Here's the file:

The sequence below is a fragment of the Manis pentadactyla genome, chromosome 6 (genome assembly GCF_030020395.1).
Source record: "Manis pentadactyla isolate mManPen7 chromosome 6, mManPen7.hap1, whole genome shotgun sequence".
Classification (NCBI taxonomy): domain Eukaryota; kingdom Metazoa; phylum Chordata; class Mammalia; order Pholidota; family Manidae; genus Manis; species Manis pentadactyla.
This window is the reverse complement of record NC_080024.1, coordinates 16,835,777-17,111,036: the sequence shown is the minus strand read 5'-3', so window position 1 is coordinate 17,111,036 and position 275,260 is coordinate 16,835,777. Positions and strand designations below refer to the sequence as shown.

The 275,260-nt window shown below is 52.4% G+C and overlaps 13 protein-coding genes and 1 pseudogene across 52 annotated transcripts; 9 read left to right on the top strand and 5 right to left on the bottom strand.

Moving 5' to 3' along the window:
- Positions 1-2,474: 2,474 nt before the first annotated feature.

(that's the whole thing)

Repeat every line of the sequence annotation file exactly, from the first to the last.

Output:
The sequence below is a fragment of the Manis pentadactyla genome, chromosome 6 (genome assembly GCF_030020395.1).
Source record: "Manis pentadactyla isolate mManPen7 chromosome 6, mManPen7.hap1, whole genome shotgun sequence".
Classification (NCBI taxonomy): domain Eukaryota; kingdom Metazoa; phylum Chordata; class Mammalia; order Pholidota; family Manidae; genus Manis; species Manis pentadactyla.
This window is the reverse complement of record NC_080024.1, coordinates 16,835,777-17,111,036: the sequence shown is the minus strand read 5'-3', so window position 1 is coordinate 17,111,036 and position 275,260 is coordinate 16,835,777. Positions and strand designations below refer to the sequence as shown.

The 275,260-nt window shown below is 52.4% G+C and overlaps 13 protein-coding genes and 1 pseudogene across 52 annotated transcripts; 9 read left to right on the top strand and 5 right to left on the bottom strand.

Moving 5' to 3' along the window:
- Positions 1-2,474: 2,474 nt before the first annotated feature.